With regard to the article about Charitable Christmas Cards (How charitable is your Christmas card?, 25 November), at work we have decided to NOT send Christmas Cards around the office this year but to each donate a nominal amount which will go to a selected charity. In a large company such as ours this means that a sizable donation goes to a deserving charity - and we know that 100% of it is received.
Nicola,
Blackburn, Lancs

Re: (Driving the argument home, 22 November) in which traffic campaigner Ted Dewan says: "With the living room, it was the most direct way of saying 'We live here. This is our living space." This is an interesting concept, but like all such concepts familiarity will breed contempt. Surely, the best way to ensure that children and vehicles do not suffer from fatal collisions is to ensure that the two are kept mutually exclusive? Why should children be on the road? Roads should be for traffic, just as pavements are not. There are few stories, (at least outside of Japan) where cars mow down children who are safely on the pavement. Surely we should keep the roads for cars. Fewer distractions, not more, is the way to improve road safety.
Michael Hodgson,
Aberdeen

Re Porn Daleks (Paper Monitor, Monday): surely a missed opportunity for another blatant mention of The Office? Who can forget "Ex-sperm-inate!!"
Erol Fehim,
London

Re the Dalek porn... It's well-documented - on television - that Daleks do, in fact, chase after young women. Anyone who remembers Alan Bleasdale's brilliant TV series GBH might remember Robert Lindsay's character having ended up at a hotel which was running a Doctor Who convention... and a Dalek running around chasing women in the background shouting "Fornicate... fornicate..."
Ian Thomas,
Cardiff

Reading about the publication of Romantic love 'lasts just a year' (28 November) in The Psychoneuroendocrinology Journal, I realise that Big Issue vendors get off lightly.
Kieran Boyle,
Oxford, England

I don't know whether they new licensing laws have given rise to an increase in binge drinking, but judging from the papers and TV, they've certainly given rise to an increase in stories about binge drinking featuring pictures of young ladies in scanty attire or, worst of all, schoolgirl or nurses' uniforms.
John Whapshott,
Guildford, England

I liked the article about the spoof signs (In pictures: Spoof signs, 28 November). As a teenager I was known to do similar things with the public notices in our local supermarket. "Rottweiler bitch, free to good home, eats anything: fond of children" that sort of thing. They always got taken down very quickly, though.
Kate,
Oxford, UK

Apparently, some 4 million people have trouble peeing in public ((Millions 'cannot pee in public', 26 November). Just wait until 24-hour drinking becomes commonplace...
Paul Gitsham,
Manchester, UK

RG wrote last week (Monitor Letters, Friday) that jobhunting became easier when prospective employers did not know she was of child-bearing age. I have had one almost identical experience, the difference being that I had to drop any mention of my disability - hey presto, suddenly I'm employed.
Clay,
Beds, England, UK

FORMULA WON? MONDAY 28 NOVEMBER 1310 GMT

Formula Won is our occasional feature which examines unlikely formulas which make it into the news.

Thanks to those Magazine readers who drew our attention to this formula which, it is claimed, explains the "beer goggles" phenomenon.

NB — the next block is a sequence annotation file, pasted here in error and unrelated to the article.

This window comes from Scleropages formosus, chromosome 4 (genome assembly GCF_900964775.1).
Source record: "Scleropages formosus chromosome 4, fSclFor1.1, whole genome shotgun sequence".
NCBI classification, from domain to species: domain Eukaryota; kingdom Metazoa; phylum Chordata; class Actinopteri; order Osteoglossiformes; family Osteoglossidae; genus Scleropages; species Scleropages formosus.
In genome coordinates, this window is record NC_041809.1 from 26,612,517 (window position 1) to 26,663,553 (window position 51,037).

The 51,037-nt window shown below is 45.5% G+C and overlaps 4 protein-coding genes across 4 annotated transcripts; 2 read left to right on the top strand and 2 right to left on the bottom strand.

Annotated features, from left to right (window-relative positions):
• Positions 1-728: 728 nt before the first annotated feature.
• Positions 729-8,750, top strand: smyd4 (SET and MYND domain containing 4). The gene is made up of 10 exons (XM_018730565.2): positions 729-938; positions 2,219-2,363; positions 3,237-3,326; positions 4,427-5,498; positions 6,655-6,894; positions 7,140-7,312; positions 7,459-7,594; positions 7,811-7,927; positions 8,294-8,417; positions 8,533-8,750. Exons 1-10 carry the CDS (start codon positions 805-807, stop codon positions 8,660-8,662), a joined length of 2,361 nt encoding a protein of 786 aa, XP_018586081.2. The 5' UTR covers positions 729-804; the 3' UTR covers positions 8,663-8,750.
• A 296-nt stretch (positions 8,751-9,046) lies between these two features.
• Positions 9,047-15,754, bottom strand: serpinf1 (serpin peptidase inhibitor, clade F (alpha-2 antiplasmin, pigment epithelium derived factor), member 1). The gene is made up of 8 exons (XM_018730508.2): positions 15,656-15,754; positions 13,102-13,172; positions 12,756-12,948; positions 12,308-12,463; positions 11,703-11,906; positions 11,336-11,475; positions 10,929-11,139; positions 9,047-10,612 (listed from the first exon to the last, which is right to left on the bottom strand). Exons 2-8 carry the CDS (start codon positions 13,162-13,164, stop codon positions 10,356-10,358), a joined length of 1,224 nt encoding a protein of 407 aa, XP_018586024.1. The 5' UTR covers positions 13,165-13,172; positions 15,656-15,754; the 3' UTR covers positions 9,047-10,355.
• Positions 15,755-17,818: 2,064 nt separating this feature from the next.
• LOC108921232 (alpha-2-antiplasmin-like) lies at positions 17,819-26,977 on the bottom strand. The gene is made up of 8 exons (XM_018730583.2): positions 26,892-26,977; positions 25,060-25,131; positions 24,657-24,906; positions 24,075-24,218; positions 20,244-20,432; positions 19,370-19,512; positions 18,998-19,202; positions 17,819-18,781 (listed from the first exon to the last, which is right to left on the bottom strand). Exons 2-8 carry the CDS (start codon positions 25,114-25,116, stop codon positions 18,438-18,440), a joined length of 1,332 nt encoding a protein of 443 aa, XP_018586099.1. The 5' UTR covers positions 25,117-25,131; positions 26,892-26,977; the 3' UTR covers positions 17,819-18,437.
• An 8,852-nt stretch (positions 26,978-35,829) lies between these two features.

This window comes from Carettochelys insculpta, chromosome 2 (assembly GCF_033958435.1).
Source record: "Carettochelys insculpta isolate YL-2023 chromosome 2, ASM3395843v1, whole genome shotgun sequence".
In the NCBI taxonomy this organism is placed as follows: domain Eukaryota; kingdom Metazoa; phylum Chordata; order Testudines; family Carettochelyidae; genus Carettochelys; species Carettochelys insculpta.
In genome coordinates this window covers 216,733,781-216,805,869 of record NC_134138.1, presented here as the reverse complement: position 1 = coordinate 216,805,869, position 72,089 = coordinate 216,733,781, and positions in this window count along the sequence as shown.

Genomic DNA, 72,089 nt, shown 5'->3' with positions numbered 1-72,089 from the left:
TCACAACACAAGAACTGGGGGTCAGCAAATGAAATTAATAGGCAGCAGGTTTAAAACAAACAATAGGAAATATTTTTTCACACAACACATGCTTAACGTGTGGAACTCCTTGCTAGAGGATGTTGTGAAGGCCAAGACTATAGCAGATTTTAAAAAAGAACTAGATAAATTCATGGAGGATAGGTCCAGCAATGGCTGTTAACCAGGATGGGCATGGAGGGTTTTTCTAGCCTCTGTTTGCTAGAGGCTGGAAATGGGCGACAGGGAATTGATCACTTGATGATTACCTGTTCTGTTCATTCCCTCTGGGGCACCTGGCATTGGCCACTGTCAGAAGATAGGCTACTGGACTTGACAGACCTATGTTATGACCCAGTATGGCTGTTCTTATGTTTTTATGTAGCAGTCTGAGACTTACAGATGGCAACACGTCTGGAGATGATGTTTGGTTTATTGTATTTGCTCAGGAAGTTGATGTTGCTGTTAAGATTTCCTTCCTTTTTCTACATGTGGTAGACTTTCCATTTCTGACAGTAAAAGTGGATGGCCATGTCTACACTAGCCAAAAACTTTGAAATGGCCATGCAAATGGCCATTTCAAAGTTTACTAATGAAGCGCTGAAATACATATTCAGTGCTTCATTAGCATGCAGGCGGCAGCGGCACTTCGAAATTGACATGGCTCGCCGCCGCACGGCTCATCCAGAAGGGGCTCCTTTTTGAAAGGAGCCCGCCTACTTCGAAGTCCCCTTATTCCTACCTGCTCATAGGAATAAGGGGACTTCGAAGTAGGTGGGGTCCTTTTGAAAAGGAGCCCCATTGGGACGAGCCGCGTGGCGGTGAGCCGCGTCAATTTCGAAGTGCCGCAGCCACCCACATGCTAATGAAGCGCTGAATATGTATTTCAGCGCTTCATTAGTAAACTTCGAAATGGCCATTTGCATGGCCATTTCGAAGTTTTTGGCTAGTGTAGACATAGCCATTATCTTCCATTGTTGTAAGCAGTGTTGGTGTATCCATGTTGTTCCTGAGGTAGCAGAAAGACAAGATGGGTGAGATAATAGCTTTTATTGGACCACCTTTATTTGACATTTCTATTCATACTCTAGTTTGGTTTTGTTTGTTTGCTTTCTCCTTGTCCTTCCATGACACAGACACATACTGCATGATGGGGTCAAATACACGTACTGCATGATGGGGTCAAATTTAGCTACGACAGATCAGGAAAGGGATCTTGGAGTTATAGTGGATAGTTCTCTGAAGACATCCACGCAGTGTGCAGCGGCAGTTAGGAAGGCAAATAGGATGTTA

The formula, we are told by the University of Manchester, operates when:

  • An = number of units of alcohol consumed
  • S = smokiness of the room (graded from 0-10, where 0 clear air; 10 extremely smoky)
  • L = luminance of 'person of interest' (candelas per square metre; typically 1 pitch black; 150 as seen in normal room lighting)
  • Vo = Snellen visual acuity (6/6 normal; 6/12 just meets driving standard)
  • d = distance from 'person of interest' (metres; 0.5 to 3 metres)

Regular readers will know our appreciation of these news formulas - and particularly on two particular grounds. One is how sciency/mathsy the formula looks - and this is obviously a winner here with all sorts of mathematical symbols.

The other is who has sponsored the work, and here again it is spot on target (Bausch & Lomb PureVision). More details available here.

The task, as ever, for mathematically-minded Magazine readers is to examine the formula closely and send your observations using the form on the right hand side of this page. (Non-mathematically minded readers can instead create a word for the Flexicon for this breed of news formula.)

PAPER MONITOR MONDAY 28 NOVEMBER 1030 GMT

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A service highlighting the riches of the daily press.

The Sun reports today that there is outrage at the BBC (Paper Monitor must be out of the loop on these matters) that a porn movie has been made starring some Daleks.

"They chase the girls around their spaceship and grope them with their plungers," the paper says, before quoting a spokesman for the estate of the Dalek creator Terry Nation: "The reason the Daleks are the most sinister thing in the universe is because they do not make things like porn. They weren't ever intended to be sexual creatures. It's simple, Daleks do not do porn."

It adds: "Life-long fan Colin Brown, 44, said: 'It's outrageous to think of them touching up naked women - Daleks just don't behave like that.'"

And should anyone have any difficulty in thinking of them touching up naked women, the Sun is of course there to help. Four separate pictures of Daleks chasing girls and groping them with their plungers. Sexterminate is the headline, of course.

Meanwhile a tres amusant correction in the Guardian: "In our report about events at the Daily Telegraph, we referred to Sir David and Sir Frederick Barclay, and then to 'their' son Aidan Barclay. Aidan Barclay is the son of Sir David Barclay."

PS. Princess Diana is on the front of the Express. Again.

MONDAY 28 NOVEMBER

In Friday's Daily Mini-Quiz, we asked what was the second most costly period to raise a child, given that university is the most expensive at 11,696 per year. It's two to five, which costs 10,441 a year because of childcare. A new question is on the index today.